Economy / September 4, 2023

The NLRB’s Recent Decisions Are Good News for Workers

But while both are worth celebrating, there are still no shortcuts to the hard organizing work needed to win life-changing contracts.

Jane McAlevey
Jennifer Abruzzo in Washington, D.C.
Jennifer Abruzzo in Washington, D.C.(Bill O'Leary / The Washington Post via Getty Images)

Workers in the United States seeking to unionize have good reason to feel exuberant this Labor Day. Public excitement about their efforts to organize is spreading, more and younger workers are unionizing, and changes to the government rules regulating those efforts are rebalancing the scales ever so slightly away from a union-busting free-for-all. For people just tuning in to these conversations—and those of us who’ve been at it for a while—it’s important to take the right lessons from this dynamic moment: The hard work of building durable worker power and organization can’t ease up just because it seems like, officially, it should be getting easier.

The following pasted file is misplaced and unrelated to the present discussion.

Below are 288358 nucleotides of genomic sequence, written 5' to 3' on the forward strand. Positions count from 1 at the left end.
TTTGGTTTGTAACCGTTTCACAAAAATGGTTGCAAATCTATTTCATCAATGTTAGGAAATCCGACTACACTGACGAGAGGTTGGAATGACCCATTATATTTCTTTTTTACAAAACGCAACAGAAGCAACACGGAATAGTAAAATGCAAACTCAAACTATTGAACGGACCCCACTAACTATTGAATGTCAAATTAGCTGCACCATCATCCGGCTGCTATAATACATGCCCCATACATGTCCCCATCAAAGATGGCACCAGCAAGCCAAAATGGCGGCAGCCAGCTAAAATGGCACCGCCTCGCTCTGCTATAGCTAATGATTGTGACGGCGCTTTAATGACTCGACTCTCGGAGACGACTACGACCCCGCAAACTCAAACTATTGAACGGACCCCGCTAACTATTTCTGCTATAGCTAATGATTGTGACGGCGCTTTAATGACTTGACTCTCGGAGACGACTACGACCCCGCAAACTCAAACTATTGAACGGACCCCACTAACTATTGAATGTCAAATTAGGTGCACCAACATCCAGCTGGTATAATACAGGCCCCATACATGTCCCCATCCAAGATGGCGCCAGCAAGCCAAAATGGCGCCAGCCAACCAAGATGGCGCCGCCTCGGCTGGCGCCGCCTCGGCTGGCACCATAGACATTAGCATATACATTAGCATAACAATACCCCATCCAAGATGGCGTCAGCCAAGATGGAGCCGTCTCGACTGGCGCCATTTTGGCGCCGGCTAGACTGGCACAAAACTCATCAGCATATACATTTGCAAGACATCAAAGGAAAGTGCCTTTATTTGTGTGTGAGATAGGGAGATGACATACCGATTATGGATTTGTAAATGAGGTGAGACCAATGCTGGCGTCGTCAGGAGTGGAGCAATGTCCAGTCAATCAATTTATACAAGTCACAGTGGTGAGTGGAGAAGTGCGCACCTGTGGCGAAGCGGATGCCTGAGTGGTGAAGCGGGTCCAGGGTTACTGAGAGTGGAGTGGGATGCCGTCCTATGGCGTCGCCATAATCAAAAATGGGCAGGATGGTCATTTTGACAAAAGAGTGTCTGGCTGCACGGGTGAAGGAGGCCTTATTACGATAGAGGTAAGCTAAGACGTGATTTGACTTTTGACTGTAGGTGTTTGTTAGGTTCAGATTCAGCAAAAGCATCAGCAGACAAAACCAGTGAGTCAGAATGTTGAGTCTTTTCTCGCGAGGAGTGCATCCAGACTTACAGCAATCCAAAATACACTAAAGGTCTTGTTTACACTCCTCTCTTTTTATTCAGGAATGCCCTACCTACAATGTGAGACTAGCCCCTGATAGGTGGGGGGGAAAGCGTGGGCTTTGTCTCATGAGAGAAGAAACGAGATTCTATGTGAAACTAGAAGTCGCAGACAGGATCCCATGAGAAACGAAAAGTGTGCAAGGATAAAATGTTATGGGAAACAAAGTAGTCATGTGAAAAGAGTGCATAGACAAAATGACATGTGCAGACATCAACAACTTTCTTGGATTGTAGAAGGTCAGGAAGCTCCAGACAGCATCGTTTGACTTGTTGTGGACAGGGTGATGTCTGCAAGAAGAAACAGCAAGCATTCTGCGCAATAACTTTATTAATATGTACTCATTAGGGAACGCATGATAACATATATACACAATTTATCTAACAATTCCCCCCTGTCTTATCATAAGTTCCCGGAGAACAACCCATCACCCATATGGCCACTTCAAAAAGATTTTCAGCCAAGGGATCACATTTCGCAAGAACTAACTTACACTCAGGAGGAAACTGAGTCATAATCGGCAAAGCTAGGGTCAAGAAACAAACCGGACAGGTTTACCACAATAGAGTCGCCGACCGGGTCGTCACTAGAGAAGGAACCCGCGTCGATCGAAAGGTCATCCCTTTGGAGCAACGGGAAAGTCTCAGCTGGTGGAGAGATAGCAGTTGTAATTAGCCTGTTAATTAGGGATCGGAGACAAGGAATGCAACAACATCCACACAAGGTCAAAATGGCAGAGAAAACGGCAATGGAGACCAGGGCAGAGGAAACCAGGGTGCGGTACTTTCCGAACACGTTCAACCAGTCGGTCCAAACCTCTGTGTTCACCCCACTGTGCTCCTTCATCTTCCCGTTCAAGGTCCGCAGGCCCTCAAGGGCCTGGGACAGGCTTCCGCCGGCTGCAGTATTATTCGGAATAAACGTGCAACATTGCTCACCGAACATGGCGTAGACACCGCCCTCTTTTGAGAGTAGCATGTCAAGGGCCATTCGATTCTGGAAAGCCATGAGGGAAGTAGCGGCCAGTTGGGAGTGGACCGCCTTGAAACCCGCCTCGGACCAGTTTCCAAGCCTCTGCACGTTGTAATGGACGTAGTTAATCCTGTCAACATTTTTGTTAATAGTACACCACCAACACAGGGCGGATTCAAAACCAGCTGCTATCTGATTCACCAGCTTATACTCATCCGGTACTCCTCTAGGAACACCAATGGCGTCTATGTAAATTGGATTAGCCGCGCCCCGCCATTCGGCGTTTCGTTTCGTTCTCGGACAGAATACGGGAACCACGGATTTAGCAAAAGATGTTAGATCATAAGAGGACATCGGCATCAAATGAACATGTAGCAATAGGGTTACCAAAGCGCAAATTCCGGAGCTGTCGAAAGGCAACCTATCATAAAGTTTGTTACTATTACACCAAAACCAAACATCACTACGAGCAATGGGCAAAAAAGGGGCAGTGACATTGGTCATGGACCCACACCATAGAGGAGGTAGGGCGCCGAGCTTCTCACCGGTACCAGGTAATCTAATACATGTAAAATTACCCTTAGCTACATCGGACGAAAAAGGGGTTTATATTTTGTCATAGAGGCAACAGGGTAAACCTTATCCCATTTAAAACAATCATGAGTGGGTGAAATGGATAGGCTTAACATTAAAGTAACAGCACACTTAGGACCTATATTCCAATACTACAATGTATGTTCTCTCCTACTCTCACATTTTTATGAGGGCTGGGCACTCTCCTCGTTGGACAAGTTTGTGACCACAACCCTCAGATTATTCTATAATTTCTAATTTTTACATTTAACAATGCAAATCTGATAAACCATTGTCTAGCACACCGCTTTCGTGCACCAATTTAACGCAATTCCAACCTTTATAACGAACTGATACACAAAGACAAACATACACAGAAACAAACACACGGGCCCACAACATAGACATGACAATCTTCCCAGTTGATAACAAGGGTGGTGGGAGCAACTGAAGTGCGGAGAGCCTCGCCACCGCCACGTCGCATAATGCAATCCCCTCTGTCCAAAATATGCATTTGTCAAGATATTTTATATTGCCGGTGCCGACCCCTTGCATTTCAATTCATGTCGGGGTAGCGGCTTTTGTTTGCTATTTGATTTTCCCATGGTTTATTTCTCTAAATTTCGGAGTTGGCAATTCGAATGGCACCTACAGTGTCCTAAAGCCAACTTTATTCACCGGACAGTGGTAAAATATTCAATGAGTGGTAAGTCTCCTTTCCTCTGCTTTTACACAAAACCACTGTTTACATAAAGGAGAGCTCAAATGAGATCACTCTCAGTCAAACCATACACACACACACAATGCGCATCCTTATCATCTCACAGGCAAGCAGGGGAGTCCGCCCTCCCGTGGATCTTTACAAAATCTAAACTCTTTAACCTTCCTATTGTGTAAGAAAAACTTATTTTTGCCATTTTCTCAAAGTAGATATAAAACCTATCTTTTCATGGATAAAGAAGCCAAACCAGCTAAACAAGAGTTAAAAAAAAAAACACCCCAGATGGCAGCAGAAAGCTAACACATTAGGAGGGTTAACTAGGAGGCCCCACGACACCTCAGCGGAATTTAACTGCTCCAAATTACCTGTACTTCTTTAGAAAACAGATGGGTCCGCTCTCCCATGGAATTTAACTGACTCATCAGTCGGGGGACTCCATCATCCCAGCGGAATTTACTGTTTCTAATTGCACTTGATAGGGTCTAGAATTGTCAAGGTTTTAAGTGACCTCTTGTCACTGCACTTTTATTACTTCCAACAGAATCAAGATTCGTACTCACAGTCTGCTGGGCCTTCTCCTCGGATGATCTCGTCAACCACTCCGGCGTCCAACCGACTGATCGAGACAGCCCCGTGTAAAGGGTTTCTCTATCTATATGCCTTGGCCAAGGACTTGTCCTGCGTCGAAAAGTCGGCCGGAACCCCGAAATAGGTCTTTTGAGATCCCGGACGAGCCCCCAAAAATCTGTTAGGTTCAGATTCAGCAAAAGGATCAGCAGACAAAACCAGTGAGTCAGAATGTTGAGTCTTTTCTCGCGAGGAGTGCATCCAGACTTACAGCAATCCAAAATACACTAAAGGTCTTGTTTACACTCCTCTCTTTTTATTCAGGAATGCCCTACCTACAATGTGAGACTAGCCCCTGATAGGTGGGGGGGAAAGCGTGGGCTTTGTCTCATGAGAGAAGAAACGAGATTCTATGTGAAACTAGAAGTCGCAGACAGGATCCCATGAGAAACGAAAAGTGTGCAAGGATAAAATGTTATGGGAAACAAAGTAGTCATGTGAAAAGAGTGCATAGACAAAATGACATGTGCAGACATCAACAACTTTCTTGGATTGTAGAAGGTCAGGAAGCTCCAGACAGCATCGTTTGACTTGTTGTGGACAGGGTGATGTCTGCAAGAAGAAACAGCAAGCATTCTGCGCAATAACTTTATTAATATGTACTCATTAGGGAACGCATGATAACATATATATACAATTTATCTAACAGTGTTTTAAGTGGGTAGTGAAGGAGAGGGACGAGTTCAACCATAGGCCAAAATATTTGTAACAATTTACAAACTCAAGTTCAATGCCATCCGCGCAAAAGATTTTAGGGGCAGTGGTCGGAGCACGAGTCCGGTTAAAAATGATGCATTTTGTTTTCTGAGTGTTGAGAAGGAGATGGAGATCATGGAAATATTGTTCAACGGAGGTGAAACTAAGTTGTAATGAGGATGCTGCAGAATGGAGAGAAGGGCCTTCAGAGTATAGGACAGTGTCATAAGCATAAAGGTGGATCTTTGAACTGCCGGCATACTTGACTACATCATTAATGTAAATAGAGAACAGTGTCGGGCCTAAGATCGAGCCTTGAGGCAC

A new Gallup poll shows overwhelming support for workers who are challenging the unfettered power and greed of the corporate elite. Film and television writers demanding justice from the Hollywood and Silicon Valley billionaires, now heading into a fourth month of their strike, enjoy 72 percent support from everyday people (versus only 19 percent supporting the employers). For the autoworkers fighting to reclaim fair compensation for all their members—not to mention reining in the out-of-control work regimes imposed by the Big Three auto CEOs and fighting to wrest back the right to a life outside of work—an eye-popping three in four Americans stand with the workers. Most Americans—77 percent—now believe unions are good for their members (up 11 percent since 2009), with 61 percent saying unions are good for the economy and 57 percent saying unions are helpful to the companies for whom they work. That’s the general public—not Democrats, not union members.